Nine witnesses testified in the afternoon session, including two former leaders of nongovernmental organizations, one human rights defender, four representatives from customs control office at the Tashkent International Airport, and three members of the expert commission who were called upon to analyze the content of Niazova’s computer.

The presiding judge, Nizam Rustamov, did not allow witnesses any time to respond to most of his questions and those asked by the defense and prosecution, immediately prompting them with excerpts from written statements they gave during the investigation.

Niazova was able to question witnesses, but the judge interrupted her several times. At one point he asked her, “Are you a lawyer?” and “Why didn’t you stay at home to raise your child?”

Three of the witnesses are experts from the Uzbek Agency of Connections and Information Center of Monitoring Mass Media. They were given Niazova’s notebook and flash stick on December 23, 2006. All three of them had difficulty remembering the conclusions they drew after analyzing Niazova’s computer. When Davydova asked them how they came to the conclusion that Niazova’s computer contained information that propagates religious extremism and fundamentalism, they were unable to specify their findings. One of these witnesses stated that the information on Niazova’s computer is not “dangerous” but still poses a threat if it were distributed.

Another of these three witnesses said that he never told Yusupov that the case was closed, which is what had prompted Niazova to return to Uzbekistan in January. The witness said that an investigation had been opened against Niazova immediately following her initial detention.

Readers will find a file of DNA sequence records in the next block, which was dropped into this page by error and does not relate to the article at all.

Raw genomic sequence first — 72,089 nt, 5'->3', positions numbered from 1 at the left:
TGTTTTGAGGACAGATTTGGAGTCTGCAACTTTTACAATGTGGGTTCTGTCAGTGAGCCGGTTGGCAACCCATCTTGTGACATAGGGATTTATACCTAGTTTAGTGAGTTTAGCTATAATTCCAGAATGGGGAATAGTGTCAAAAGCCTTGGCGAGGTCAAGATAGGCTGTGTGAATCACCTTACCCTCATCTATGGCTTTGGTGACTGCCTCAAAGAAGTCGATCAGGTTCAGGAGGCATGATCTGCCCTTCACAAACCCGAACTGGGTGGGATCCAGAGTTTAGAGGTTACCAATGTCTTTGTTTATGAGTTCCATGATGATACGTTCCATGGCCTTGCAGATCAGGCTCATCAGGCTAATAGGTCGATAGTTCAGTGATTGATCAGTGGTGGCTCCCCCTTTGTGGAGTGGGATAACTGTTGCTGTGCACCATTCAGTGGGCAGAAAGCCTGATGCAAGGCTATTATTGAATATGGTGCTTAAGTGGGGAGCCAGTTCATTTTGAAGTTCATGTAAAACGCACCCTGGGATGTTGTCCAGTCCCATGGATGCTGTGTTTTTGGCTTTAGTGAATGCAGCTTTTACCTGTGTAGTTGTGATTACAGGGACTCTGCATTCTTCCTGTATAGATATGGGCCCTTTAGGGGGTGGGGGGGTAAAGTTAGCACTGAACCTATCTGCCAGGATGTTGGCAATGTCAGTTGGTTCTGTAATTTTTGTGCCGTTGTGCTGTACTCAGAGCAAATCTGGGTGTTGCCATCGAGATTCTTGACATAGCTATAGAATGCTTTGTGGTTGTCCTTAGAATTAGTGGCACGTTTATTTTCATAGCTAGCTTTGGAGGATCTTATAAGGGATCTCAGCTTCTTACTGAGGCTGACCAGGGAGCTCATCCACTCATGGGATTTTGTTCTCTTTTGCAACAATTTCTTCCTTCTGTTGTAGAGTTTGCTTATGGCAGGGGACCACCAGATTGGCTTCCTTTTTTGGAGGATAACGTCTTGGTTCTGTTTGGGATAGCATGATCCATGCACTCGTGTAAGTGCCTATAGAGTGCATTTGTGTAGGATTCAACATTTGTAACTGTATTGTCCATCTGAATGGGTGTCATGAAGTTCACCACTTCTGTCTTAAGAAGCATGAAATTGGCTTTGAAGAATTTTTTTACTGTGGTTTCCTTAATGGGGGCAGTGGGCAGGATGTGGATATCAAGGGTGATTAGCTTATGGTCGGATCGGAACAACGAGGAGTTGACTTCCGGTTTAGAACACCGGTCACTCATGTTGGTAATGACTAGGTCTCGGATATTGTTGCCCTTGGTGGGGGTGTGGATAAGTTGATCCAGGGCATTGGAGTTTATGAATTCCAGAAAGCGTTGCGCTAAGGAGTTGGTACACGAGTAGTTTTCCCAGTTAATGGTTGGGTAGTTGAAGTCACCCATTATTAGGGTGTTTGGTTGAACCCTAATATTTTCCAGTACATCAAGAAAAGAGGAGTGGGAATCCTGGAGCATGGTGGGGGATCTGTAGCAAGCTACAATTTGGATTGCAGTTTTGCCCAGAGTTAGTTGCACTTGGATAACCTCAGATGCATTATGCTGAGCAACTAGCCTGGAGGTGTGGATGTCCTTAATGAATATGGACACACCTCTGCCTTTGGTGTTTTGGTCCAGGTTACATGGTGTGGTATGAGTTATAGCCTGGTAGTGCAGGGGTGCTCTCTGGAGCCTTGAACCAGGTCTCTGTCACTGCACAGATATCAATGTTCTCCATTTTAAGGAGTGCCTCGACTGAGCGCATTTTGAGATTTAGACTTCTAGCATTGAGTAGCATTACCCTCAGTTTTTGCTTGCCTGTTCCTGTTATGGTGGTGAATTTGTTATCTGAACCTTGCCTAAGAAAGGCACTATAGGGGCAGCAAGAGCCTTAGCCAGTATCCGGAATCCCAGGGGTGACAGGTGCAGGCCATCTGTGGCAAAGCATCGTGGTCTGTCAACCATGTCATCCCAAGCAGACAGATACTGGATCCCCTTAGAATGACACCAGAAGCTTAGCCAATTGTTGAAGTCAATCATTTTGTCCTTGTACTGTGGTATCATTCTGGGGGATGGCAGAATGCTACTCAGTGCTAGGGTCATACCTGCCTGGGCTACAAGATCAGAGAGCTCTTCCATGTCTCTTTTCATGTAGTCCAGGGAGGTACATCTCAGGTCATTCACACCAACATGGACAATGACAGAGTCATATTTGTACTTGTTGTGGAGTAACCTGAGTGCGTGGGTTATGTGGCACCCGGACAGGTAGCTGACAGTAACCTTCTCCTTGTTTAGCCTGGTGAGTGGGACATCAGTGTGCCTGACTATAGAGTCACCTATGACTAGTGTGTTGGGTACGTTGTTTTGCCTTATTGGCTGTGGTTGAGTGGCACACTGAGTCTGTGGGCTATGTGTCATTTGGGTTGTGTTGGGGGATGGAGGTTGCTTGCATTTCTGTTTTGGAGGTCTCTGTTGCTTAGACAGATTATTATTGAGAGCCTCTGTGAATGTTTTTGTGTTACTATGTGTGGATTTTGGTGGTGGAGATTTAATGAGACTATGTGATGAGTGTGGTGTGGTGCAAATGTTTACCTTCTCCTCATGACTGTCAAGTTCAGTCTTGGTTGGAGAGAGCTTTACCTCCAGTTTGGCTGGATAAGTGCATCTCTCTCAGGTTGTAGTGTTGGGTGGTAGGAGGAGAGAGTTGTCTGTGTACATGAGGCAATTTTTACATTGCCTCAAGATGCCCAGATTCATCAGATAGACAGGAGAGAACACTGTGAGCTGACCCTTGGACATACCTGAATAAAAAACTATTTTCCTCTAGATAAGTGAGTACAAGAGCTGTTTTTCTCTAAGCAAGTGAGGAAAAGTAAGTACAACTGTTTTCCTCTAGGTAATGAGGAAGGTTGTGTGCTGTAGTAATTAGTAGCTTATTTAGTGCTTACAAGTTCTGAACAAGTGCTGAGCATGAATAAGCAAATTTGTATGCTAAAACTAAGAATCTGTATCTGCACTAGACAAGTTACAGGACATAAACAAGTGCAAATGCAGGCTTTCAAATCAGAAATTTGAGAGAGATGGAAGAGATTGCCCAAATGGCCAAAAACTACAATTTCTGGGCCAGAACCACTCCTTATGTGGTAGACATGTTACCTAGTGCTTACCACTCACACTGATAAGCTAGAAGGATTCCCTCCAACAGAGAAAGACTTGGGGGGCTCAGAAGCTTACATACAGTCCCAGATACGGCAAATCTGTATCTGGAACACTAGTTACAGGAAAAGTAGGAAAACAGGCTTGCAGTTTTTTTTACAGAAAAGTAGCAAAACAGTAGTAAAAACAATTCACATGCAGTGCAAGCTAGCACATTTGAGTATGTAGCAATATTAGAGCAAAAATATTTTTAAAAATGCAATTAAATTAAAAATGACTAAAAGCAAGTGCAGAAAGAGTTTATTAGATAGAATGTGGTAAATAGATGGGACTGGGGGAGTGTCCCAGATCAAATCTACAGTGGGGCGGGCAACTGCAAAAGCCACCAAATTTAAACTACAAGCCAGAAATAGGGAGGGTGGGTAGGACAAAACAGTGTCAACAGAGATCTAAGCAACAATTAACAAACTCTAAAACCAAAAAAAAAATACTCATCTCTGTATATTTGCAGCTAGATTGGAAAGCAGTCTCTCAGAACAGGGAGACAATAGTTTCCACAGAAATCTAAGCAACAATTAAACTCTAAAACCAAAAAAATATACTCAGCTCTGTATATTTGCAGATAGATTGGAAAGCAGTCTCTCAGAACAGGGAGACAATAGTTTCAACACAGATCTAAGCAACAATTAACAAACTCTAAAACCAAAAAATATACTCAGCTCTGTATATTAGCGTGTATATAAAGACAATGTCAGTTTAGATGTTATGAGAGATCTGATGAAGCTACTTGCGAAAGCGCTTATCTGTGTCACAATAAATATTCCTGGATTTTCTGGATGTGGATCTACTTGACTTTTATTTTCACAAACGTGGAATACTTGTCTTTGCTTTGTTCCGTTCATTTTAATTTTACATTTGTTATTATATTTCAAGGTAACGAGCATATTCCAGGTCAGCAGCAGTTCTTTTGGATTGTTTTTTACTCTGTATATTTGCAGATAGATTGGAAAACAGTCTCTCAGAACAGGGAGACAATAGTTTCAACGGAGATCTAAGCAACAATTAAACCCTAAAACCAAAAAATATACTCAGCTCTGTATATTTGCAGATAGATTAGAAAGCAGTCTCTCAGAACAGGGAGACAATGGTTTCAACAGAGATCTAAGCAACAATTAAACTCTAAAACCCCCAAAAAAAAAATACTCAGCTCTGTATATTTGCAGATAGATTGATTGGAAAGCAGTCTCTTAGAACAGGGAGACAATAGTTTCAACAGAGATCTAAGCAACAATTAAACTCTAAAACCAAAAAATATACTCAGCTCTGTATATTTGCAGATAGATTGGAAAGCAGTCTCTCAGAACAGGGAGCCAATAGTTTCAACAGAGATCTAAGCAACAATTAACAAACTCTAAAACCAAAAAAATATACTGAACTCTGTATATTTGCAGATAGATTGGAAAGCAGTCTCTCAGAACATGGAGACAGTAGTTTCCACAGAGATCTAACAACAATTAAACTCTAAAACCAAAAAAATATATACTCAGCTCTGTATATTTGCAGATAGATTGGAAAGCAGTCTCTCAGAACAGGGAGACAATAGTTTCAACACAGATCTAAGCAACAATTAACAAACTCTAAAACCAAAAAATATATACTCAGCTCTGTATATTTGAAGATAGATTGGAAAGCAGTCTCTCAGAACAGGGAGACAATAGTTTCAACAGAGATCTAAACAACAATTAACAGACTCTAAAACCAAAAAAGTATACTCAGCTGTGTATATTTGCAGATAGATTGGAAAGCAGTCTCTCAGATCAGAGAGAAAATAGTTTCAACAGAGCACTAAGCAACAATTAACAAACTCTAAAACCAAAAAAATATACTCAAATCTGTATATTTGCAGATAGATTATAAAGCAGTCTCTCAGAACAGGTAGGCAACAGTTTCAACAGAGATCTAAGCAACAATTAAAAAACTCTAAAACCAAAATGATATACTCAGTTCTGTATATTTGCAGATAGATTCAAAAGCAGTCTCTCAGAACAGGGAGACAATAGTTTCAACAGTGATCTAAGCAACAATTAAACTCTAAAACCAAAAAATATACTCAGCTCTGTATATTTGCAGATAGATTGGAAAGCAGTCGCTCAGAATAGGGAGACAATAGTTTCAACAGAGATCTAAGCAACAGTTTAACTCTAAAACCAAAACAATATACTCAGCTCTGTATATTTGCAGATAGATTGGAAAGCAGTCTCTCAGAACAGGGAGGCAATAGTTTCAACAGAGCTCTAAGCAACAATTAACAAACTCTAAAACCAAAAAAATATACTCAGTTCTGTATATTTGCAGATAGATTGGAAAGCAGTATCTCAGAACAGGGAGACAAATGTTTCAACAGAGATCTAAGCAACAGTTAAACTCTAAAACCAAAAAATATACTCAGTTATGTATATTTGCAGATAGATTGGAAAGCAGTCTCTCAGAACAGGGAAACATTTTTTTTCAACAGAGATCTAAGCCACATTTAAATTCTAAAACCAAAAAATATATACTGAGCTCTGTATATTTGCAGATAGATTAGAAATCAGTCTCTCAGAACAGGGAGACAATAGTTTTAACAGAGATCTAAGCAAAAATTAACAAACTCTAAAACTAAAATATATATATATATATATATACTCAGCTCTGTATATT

The two former NGO leaders both testified that they met with Niazova once and discussed with her their respective projects, goals and implementation of the projects. They both stated that they had never received any money from Niazova and that the funding for their projects had nothing to do with Niazova.

One human rights defender stated that he received a small amount of money from Niazova to pay for his internet connection. When asked about the draft of a project proposal on Niazova’s computer, he explained that it was, in fact, just a draft and he had not yet submitted the project for funding.

The judge forbade the Human Rights Watch representative from taking notes, and after she pointed out that plainclothes agents in attendance were taking notes, banned them from doing so as well.

Niazova’s trial is to resume on May 1 at 11:00 a.m.

Last week another Uzbek human rights defender, Gulbahor Turaeva, was sentenced to six years of imprisonment on politically motivated charges, among them anti-constitutional activities, for bringing in books by exiled opposition leader Muhammed Solih that are unofficially prohibited by the Uzbek authorities.

For background on Niazova’s case and additional Human Rights Watch reporting on Uzbekistan, please visit:

News release from details on the first day of the secret trial

For those who don't read Russian, it's a wholly staged trial.

Umida's lawyer was notified only half an hour before the trial opened. Those present were ONLY: Umida's sister and uncle and the Human Rights Watch representative. The judge forbade all to take written notes. Nine witnesses were called, the majority of whom were clearly unprepared and when at a loss for answers accepted the promptings of the judge. The judge made a point of speeding the proceedings along.

Western journalists were denied access although the trial is an open one. Not clear whether diplomatic personnel attempted to attend.

All those who have contacts in Tashkent who could go to the courthouse - please ask them to go! The trial is taking place during the maiskie prazniki, the traditional early May holidays, meaning that much of the Russian-language press simply shuts down. Words, pictures and testimony are very much needed. The next session is tomorrow, 1st May, at 11:00 a.m.

В Узбекистане в обстановке полной секретности начался суд над Умидой Ниязовой
30.04.2007 21:55 msk

Умида Ниязова